- 1 10 Home Exercise Products That Are Actually Worth Buying
- 1.0.1 1. Thera-Band
- 1.0.2 2. Exercise Ball (with exercise guide)
- 1.0.3 3. Core Training Wheels
- 1.0.4 4. Exercise Bands
- 1.0.5 5. Jump Rope
- 1.0.6 6. Stretching Mat (with exercise guide)
- 1.0.7 7. Adjustable Dumbbells
- 1.0.8 8. Free-Standing Punching Bag
- 1.0.9 9. TRX
- 1.0.10 10. Chin-Up Bar
- 1.0.11 Comments
- 1.0.12 Related
10 Home Exercise Products That Are Actually Worth Buying
Before going full-on home gym, I spent 18 years working out in a variety of gyms and I loved it. I’m a big fan of gyms for the social aspect, the added motivation and the access to top-of-the-line equipment. But just because you have a gym membership that you actually use doesn’t mean you can’t also have a few things at home for doing other types of workouts that you don’t have time for at the gym, or for those days that you just can’t make it out the front door.
Here are 10 pieces of home-workout equipment that don’t cost much, don’t take up much space and provide a variety of good workouts to improve your fitness in the comfort of your bedroom, basement or living room. From ridiculously effective Bowflex dumbbells to the ridiculously cheap stretch band that will strengthen you from the inside out, get ready to up the ante.
There are lots of cool exercises to be done on an exercise ball (also known as a Swiss ball), but the one made by SKLZ in Carlsbad, CA, comes with an excellent twist: It has a variety of exercises printed right on the ball. I’ve found these guidelines to be great motivation for doing more than simple crunches.
3. Core Training Wheels
Some big ab crunch machine isn’t the answer to training your core, but these are training wheels that can take you to a new level. Your core is what holds you together, joining top and bottom and making it solid. These devices come in a number of varieties and can give you a rock-solid midsection.
4. Exercise Bands
There are a ton of different exercises to be done with resistance bands, and one of my favorites is the wood chop, since I don’t have a big, expensive cable machine in my basement.
5. Jump Rope
If you’re going to get a jump rope, you should spend a few bucks and get a good one. These are great for accelerating the hell out of your heart rate, teaching you coordination and skill, and adding a plyometric component to your regimen that builds your leg power.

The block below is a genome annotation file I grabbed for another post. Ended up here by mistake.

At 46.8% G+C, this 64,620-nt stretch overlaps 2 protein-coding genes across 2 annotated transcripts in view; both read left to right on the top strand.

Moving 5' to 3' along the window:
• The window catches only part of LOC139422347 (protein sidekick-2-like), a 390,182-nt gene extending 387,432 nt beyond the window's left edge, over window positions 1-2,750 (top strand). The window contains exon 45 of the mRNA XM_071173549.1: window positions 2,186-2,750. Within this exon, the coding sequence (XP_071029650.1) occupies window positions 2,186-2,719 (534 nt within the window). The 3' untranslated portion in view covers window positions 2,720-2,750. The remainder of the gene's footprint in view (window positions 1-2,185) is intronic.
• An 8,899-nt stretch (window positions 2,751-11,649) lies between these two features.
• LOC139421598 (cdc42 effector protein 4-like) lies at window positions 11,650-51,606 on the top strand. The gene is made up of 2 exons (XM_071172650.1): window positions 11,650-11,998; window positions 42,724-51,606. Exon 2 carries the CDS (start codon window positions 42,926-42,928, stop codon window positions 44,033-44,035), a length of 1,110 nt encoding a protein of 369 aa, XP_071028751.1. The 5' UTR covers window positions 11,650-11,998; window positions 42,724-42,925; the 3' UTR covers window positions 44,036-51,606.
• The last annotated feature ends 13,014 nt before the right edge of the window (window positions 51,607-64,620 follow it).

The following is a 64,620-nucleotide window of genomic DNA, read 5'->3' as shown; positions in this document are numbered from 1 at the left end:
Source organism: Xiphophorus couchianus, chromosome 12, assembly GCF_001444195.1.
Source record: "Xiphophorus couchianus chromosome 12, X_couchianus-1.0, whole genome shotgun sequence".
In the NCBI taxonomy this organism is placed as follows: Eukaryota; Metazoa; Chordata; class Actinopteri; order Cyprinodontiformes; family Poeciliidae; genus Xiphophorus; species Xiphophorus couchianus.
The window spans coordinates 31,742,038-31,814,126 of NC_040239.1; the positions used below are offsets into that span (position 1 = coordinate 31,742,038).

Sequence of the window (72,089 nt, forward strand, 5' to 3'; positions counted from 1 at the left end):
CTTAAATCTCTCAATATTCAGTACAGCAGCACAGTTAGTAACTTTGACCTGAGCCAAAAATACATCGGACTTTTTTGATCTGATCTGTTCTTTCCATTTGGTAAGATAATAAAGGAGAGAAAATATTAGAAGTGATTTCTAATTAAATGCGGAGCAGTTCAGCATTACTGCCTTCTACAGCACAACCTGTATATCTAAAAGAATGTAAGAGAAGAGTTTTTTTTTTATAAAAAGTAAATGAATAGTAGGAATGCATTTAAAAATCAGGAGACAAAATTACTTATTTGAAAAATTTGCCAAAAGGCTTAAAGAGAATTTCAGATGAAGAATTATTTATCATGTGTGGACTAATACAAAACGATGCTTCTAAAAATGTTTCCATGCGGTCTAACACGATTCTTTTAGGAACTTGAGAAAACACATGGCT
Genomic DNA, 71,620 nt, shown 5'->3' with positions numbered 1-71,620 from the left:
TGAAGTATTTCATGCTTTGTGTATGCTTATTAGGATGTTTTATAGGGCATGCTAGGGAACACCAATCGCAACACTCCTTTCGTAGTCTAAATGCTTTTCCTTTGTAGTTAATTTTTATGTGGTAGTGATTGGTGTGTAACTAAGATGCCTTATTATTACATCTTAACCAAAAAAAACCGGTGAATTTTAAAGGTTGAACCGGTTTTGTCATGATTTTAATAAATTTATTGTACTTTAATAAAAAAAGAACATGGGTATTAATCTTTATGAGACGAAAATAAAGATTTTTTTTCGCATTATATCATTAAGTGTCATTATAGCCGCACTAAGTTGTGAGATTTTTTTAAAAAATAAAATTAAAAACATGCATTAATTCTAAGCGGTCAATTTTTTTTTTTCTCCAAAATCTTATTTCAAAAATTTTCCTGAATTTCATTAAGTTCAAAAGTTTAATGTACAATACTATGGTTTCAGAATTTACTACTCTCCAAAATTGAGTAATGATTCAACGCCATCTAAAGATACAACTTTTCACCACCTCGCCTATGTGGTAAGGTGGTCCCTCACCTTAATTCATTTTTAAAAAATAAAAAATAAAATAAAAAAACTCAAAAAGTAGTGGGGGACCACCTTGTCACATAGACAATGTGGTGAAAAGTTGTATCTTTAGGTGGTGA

6. Stretching Mat (with exercise guide)
Prolonged sitting is seriously bad for you and North Americans rack up ametric shirt-ton of TV time, which is why I think you need an exercise mat near your TV to inspire you to get up every once in a while and move a bit. But what to do? That’s why a mat with exercises printed right on it is the best bet.
7. Adjustable Dumbbells
They’re dumbbells, yes, but what makes the Bowflex special is two things: You get a lot of different weight selections for less money than a bunch of individual weights, and they take up a lot less space than a full set.
8. Free-Standing Punching Bag
I’ve had a Wavemaster in my basement for several years. They’re affordable, durable and can easily be rolled into a corner. Fill it with water and beat the hell out of it. There is merit in being skilled at throwing a hard punch or kick, because you never know when you might need it.
The TRX strap was developed by a Navy SEAL to stay “mission ready” on the road. I have one in my basement, and it’s great. I use it at least three times a week in conjunction with all my free weights. Since I have a permanent setup, I opted for the ceiling anchor, which I do advise if you don’t mind drilling a couple holes. On the bright side, the TRX does unclip, so it’s not always hanging there. Otherwise, you can get it with a door anchor. Bottom line: They’re portable and very effective.
10. Chin-Up Bar
I was skeptical of the “Iron Gym Total Upper Body Workout Bar” when it made its debut in TV commercials, but I’ve since had to reconsider my initial judgement. In fact, a friend of mine has one and raves about it. One perk of this tool is that it allows you to temporarily (and easily) turn a doorway into a multi-position chin-up bar for a low cost.
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